The philosopher Karl Popper (1902-1994) once defined three kinds of truths: absolute, objective and subjective. He also stated that it’s unlikely that we will ever be able to find evidence for an absolute truth. Indeed, there are often exceptions to any “rule”. Usually, time will reveal even more exceptions. If even the truth is relative, is there anything absolute?
Let’s start with a definition in order to reduce confusion: relative allows you to compare. Hence, anything absolute must thus be unique without any opportunity for comparison. This definition already reveals that even the most unique items (eg, Grand Canyon, the Night Watch by Rembrandt) can be compared.
Any religion has its own unique deity (eg, Ahura Mazda, Allah, Brahman, God, Yahweh). Hence, they can thus be compared and are no longer absolute. In my view, these deities must be the same. Nevertheless, I will never be able to prove that there is only one deity. This also represents Karl Popper‘s dilemma with an absolute truth.
Theoretical physicists claim that no information can ever get lost (ie, no-hiding theorem). In practical terms, information does get lost. Sometimes, information resurfaces again after very many years and even questions the origin of some inventions (eg, ancient Babylonian tablet on triangle calculations).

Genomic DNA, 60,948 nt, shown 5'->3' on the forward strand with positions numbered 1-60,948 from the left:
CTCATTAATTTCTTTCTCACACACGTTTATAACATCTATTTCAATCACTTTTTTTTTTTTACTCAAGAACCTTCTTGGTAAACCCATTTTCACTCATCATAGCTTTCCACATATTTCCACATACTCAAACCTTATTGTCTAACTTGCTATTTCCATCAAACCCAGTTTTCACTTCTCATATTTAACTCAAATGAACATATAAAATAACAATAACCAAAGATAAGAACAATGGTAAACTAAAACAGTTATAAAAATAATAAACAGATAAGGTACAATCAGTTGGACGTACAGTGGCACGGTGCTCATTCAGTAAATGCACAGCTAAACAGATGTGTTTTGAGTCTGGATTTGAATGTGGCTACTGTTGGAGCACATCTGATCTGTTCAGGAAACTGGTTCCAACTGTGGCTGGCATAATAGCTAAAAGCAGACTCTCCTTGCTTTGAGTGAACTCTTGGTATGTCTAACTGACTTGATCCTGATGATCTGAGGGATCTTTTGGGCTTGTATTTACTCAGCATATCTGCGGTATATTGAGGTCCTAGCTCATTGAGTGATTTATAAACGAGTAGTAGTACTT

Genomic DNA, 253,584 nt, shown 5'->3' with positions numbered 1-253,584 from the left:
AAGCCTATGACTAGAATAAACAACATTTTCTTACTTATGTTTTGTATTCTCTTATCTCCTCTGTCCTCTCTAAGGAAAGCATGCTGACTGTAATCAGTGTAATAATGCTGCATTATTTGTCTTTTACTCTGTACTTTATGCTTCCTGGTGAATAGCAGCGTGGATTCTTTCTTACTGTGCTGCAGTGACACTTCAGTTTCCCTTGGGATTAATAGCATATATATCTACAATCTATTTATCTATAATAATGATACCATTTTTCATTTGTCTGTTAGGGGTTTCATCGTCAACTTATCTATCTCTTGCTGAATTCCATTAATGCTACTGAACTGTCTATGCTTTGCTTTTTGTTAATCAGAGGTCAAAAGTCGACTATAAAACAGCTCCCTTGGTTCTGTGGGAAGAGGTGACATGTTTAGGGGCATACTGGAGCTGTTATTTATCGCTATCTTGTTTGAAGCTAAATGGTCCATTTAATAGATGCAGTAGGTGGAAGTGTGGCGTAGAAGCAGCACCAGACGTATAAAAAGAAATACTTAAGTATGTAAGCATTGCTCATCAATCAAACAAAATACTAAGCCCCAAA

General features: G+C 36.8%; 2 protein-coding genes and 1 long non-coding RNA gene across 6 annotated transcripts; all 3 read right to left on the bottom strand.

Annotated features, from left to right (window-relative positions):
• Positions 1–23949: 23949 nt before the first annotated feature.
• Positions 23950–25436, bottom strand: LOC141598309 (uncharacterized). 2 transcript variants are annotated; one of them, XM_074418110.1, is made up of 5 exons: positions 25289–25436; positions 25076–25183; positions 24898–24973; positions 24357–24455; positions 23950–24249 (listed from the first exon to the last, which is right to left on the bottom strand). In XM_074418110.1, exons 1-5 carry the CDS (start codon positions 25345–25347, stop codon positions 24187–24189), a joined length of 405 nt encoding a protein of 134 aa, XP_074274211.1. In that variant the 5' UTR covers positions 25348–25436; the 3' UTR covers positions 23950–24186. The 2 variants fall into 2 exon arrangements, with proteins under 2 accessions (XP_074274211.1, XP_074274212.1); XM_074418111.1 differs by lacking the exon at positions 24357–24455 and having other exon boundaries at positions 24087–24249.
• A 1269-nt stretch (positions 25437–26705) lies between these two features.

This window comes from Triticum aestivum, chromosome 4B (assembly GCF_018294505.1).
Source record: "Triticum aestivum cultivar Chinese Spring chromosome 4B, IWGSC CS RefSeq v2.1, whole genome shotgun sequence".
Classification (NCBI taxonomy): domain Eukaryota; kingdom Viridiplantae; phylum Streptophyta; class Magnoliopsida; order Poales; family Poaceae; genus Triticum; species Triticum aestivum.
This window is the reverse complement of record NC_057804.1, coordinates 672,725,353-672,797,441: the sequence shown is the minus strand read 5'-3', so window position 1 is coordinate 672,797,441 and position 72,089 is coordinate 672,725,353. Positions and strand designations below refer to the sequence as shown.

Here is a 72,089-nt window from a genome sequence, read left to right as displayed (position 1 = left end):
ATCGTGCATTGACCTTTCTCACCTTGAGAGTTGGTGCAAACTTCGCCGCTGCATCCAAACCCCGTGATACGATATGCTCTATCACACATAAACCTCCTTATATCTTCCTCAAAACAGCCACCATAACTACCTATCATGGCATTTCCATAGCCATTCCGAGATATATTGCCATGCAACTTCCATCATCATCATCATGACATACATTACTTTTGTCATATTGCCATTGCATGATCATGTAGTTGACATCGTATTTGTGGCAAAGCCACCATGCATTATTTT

Let’s use the available dimensions to assess what could be viewed as absolute: (1) space and time, (2) energy vs matter, (3) Love, Knowledge & Power. A quick assessment reveals the following:
– both Space and Time expand and must thus be relative;
– Matter is subject to entropy while Energy depletes over time;
– Knowledge expands and is thus relative;
– Power seems always restricted in time and in space (eg, death);
– what about Love?
Most types of Love are limited in space and/or time (eg, eros, philautia, philia, storge, xenia). How about agape? Divine love is a human belief that cannot be proven during our lifetime. Hence, Karl Popper‘s dilemma with an absolute truth. It may exist but we will never be able to prove it beyond any doubt (eg, our limited lifespan).
Actually, it’s quite amazing that we have a word for something that does not seem to exist: absolute. To some extent, the same applies to the word nothing. Please see my 2018 blog: Nothing. We use these words in a relative (sic!) meaning.
Actually, I just had a brainwave: consciousness is unique and cannot be compared to anything else; partly because we still have no clue what consciousness is. Perhaps, consciousness will ever qualify as absolute.
Note: all markings (bold, italic, underlining) by LO unless stated otherwise.